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I'm getting a new PC soon and I've been looking at CPU and RAM options then realized that maybe my HD is my bottleneck.

Is there an easy way to figure out which component is the biggest bottleneck?

I found one article on this explaining how to use the Windows Performance Monitor but then you have to wade through the measurements and make some educated decision.

I'm looking for an idiot light that says "HD=bottleneck"

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4 Answers 4

up vote 4 down vote accepted
  1. Article on the Performance Monitor in Windows XP. However, The Process Explorer, below, does a lot of that for you.

  2. And SysInternals Process Explorer (now owned by Microsoft) is a great simple tool for measuring a lot of this. It'll show % of max utilization for CPU, RAM, etc as well as showing peak and showing a running graph.

    The fellow who created it (blanking on his name) keeps it running and then when (not if :-) his PC slows down, he looks over at the graph to see what what the bottleneck is (RAM, CPU, HD, etc.) and then what app is the biggest load of that resource.

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SysInternals guys are Bryce Cogswell and Mark Russinovich. I recommend any SysInternals tools. –  Doug Harris Dec 17 '09 at 23:50

The fact is that there will never be an "idiot light" that tells you what your bottleneck is because it's completely dependent on exactly what you're doing at the time, and can even vary a lot during different parts of the same general task.

If you could be more specific with exactly what your typical usage consists of, people may be able to give general recommendations.

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What I'm looking for is (ideally software that provides) feedback on what my bottleneck is during a given period of time. So I could note "my PC was really slow for 2 minutes there, what was the bottleneck during that period. –  Clay Nichols Oct 25 '09 at 15:15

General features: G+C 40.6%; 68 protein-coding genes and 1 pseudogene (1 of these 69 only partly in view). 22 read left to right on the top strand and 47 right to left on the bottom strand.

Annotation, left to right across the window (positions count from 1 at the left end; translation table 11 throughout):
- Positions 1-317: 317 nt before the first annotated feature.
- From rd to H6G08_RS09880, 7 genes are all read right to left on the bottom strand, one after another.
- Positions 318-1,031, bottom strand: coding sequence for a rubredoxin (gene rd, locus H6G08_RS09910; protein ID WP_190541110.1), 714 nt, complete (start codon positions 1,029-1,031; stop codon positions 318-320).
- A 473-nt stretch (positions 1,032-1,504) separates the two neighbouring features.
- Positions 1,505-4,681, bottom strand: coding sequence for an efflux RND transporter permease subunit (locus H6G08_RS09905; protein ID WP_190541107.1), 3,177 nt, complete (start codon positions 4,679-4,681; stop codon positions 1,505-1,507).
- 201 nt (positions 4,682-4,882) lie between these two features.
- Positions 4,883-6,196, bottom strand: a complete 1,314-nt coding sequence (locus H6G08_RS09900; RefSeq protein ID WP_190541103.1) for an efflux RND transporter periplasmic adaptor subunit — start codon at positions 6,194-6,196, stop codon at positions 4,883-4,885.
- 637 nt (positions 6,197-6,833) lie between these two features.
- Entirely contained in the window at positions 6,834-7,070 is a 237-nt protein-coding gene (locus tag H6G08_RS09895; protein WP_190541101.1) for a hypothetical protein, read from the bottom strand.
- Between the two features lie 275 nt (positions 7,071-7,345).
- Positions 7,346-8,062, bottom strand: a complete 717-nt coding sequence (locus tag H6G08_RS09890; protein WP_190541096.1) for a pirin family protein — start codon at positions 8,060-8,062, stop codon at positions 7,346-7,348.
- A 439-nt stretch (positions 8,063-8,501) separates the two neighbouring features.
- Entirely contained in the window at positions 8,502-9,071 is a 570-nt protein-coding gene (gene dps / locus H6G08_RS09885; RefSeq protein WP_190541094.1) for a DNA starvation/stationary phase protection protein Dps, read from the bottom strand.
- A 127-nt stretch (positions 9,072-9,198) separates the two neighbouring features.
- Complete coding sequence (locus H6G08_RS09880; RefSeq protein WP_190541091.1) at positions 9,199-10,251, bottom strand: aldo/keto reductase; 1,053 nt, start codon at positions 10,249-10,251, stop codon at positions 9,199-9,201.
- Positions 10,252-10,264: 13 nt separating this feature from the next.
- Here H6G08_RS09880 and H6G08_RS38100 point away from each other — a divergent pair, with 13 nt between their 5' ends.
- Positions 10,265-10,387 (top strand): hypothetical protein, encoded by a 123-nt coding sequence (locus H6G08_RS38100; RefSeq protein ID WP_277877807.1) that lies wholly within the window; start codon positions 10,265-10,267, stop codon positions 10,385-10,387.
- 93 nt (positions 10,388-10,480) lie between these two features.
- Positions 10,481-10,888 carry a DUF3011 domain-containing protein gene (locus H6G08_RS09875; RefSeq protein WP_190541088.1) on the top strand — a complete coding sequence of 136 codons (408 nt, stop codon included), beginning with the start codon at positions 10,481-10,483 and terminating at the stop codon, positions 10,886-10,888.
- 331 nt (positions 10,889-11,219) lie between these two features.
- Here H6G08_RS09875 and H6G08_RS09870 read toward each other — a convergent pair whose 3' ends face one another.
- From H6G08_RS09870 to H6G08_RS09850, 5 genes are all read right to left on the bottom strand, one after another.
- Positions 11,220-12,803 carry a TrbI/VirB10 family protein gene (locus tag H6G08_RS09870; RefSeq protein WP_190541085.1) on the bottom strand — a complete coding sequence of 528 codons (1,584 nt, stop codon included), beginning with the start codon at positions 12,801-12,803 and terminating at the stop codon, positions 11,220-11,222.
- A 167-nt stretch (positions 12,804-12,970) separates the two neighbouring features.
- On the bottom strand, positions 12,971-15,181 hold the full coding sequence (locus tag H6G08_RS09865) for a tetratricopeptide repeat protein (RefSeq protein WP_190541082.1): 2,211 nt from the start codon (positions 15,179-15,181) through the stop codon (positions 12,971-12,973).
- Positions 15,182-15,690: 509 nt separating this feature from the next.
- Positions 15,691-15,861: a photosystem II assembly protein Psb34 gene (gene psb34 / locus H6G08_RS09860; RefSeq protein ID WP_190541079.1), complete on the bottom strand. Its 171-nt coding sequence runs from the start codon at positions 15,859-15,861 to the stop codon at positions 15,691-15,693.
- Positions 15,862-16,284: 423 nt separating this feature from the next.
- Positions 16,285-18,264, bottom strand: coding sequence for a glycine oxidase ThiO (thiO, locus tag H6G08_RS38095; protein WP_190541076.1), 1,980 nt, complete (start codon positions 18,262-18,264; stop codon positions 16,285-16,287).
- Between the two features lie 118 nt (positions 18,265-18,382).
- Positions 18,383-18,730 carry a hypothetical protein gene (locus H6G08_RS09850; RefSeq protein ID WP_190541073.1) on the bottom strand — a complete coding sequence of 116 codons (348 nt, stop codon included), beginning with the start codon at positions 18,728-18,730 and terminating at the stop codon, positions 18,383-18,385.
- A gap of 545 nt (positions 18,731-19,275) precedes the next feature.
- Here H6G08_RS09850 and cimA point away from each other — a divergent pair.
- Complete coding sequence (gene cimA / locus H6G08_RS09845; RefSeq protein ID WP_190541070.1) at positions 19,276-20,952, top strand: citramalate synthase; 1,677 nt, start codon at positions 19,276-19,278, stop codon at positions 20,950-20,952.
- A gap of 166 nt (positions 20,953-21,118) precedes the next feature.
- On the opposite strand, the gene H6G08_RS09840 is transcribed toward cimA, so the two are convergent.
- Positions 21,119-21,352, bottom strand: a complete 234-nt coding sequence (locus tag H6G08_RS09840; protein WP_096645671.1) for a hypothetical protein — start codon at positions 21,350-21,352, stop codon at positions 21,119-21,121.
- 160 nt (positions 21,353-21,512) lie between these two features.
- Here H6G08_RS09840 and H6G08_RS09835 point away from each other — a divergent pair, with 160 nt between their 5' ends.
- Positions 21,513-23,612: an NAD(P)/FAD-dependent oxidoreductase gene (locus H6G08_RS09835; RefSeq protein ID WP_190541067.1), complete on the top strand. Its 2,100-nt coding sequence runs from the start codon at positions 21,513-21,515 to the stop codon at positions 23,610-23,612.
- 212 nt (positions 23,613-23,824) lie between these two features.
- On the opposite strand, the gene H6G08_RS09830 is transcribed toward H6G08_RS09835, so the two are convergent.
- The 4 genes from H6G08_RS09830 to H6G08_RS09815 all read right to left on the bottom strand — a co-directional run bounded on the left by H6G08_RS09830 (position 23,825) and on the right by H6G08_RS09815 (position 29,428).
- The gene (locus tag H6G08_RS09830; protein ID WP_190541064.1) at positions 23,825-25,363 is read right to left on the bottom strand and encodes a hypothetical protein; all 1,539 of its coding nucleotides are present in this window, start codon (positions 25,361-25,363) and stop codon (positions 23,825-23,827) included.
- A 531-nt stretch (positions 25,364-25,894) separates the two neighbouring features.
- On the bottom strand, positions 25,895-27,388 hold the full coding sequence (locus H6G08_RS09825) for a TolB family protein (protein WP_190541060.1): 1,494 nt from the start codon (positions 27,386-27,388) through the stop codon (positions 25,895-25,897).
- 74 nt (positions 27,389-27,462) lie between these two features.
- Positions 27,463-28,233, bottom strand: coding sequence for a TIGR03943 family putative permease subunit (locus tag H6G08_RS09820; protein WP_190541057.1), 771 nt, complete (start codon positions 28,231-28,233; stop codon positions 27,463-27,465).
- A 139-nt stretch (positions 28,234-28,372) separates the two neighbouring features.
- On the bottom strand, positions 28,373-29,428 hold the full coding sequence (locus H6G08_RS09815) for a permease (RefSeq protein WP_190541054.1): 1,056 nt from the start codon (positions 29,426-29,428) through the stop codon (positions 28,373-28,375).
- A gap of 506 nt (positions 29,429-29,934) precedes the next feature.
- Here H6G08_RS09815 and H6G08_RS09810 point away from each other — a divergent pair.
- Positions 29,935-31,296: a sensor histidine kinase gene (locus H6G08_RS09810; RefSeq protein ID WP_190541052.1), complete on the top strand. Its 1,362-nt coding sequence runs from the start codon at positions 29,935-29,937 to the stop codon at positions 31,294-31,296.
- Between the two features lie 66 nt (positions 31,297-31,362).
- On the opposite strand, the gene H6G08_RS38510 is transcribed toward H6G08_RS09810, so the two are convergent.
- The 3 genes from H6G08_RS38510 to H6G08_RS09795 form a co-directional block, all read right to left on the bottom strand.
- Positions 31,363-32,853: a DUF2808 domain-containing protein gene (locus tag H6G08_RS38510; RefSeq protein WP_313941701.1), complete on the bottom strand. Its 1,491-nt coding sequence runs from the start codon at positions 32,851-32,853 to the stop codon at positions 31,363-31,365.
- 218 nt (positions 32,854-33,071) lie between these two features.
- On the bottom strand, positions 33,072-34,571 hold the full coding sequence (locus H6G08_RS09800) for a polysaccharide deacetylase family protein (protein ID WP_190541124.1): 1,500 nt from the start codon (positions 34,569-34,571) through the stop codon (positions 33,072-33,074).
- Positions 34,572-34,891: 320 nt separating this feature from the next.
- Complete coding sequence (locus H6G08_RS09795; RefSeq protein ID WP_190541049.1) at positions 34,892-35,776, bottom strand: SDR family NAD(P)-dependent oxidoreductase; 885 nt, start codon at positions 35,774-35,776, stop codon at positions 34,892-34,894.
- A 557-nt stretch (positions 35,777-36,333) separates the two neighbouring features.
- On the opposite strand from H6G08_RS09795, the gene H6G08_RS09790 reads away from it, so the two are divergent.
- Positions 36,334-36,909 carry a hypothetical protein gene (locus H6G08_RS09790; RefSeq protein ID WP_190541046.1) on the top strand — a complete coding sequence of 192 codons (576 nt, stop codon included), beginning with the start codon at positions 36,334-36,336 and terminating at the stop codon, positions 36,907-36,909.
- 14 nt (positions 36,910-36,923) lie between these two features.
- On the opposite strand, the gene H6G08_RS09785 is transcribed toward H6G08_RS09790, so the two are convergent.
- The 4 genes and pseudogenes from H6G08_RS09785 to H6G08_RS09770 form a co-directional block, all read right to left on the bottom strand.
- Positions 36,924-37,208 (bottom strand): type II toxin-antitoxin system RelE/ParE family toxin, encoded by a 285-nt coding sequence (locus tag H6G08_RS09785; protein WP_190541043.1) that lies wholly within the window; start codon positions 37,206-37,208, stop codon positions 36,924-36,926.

Here's the Idiot's Guide to PC Bottlenecks, Short Version. You can safely assume that due to the laws of physics and the engineering of the modern PC, this is it for application-agnostic bottlenecks.

Generic PC components, from slowest to fastest:

  • USB-1
  • Optical drive
  • Network (wireless)
  • Network (wired)
  • USB-2, Firewire
  • Hard drive (std, IDE)
  • Network (wired, gigabit+)
  • Hard drive (std, SATA-II)
  • Hard drive (SSD)
  • GPU, RAM, system bus
  • CPU

Now, any of them can be "the" bottleneck for a certain application or system configuration. If your application is slower than you think it should be, you have to consider everything about the PC to find the problem.

That's when benchmarks and measurements come into play, and things get complicated. Without knowing what application you're optimizing a PC build for, you can't optimize properly.

If all you want is to max out your hard drive speed, buy an SSD drive to go with whatever CPU/RAM/motherboard combination you decide on.

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You're most likely asking about system responsiveness, which would be how quickly it reacts to your user input, such as double-clicking to open a program or switching between programs.

The two easiest ways to increase system responsiveness are:

  1. Faster hard drive
  2. More RAM

The hard drive is by far the slowest system component. If you put in a 10,000 RPM hard drive or high-quality SSD drive, you'll significantly reduce the latency to fetch data from the drive, resulting in programs opening faster.

More RAM allows more applications to run at the same time. Windows Vista and 7 also use RAM as a cache. RAM is the single cheapest way to improve system performance.

In general, the CPU is never the limiting factor (except for gaming or video encoding). You can get by just fine with a decent dual core for most everyday usage (like the Athlon II).

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